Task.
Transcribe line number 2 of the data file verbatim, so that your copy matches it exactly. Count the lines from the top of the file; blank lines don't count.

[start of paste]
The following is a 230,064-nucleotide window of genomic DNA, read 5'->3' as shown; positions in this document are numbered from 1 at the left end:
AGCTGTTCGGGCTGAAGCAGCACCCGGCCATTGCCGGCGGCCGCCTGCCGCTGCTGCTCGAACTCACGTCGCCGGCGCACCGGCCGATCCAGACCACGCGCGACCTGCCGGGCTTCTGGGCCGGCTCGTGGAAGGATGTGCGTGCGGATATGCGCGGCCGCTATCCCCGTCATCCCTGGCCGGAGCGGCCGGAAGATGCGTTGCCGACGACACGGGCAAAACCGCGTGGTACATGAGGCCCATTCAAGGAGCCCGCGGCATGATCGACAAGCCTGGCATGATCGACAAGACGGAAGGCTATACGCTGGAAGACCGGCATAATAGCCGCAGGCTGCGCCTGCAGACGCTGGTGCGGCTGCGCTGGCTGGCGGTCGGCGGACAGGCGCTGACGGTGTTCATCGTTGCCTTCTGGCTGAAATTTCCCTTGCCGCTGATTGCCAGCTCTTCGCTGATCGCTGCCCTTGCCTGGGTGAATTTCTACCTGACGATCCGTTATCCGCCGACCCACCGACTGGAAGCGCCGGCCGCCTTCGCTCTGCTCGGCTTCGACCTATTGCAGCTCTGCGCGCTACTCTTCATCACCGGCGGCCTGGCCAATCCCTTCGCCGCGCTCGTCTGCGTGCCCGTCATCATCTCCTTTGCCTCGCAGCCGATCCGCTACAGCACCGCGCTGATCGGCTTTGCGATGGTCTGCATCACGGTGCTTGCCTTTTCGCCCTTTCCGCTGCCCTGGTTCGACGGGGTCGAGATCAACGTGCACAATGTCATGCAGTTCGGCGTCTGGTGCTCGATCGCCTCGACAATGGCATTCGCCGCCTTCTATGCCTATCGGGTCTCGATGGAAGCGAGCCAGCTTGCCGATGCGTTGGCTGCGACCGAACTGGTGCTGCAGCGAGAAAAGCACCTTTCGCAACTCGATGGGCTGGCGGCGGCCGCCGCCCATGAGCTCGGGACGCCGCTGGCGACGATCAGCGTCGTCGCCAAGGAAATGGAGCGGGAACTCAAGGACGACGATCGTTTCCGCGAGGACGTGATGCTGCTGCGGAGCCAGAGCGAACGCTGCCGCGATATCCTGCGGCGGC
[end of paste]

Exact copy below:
AGCTGTTCGGGCTGAAGCAGCACCCGGCCATTGCCGGCGGCCGCCTGCCGCTGCTGCTCGAACTCACGTCGCCGGCGCACCGGCCGATCCAGACCACGCGCGACCTGCCGGGCTTCTGGGCCGGCTCGTGGAAGGATGTGCGTGCGGATATGCGCGGCCGCTATCCCCGTCATCCCTGGCCGGAGCGGCCGGAAGATGCGTTGCCGACGACACGGGCAAAACCGCGTGGTACATGAGGCCCATTCAAGGAGCCCGCGGCATGATCGACAAGCCTGGCATGATCGACAAGACGGAAGGCTATACGCTGGAAGACCGGCATAATAGCCGCAGGCTGCGCCTGCAGACGCTGGTGCGGCTGCGCTGGCTGGCGGTCGGCGGACAGGCGCTGACGGTGTTCATCGTTGCCTTCTGGCTGAAATTTCCCTTGCCGCTGATTGCCAGCTCTTCGCTGATCGCTGCCCTTGCCTGGGTGAATTTCTACCTGACGATCCGTTATCCGCCGACCCACCGACTGGAAGCGCCGGCCGCCTTCGCTCTGCTCGGCTTCGACCTATTGCAGCTCTGCGCGCTACTCTTCATCACCGGCGGCCTGGCCAATCCCTTCGCCGCGCTCGTCTGCGTGCCCGTCATCATCTCCTTTGCCTCGCAGCCGATCCGCTACAGCACCGCGCTGATCGGCTTTGCGATGGTCTGCATCACGGTGCTTGCCTTTTCGCCCTTTCCGCTGCCCTGGTTCGACGGGGTCGAGATCAACGTGCACAATGTCATGCAGTTCGGCGTCTGGTGCTCGATCGCCTCGACAATGGCATTCGCCGCCTTCTATGCCTATCGGGTCTCGATGGAAGCGAGCCAGCTTGCCGATGCGTTGGCTGCGACCGAACTGGTGCTGCAGCGAGAAAAGCACCTTTCGCAACTCGATGGGCTGGCGGCGGCCGCCGCCCATGAGCTCGGGACGCCGCTGGCGACGATCAGCGTCGTCGCCAAGGAAATGGAGCGGGAACTCAAGGACGACGATCGTTTCCGCGAGGACGTGATGCTGCTGCGGAGCCAGAGCGAACGCTGCCGCGATATCCTGCGGCGGC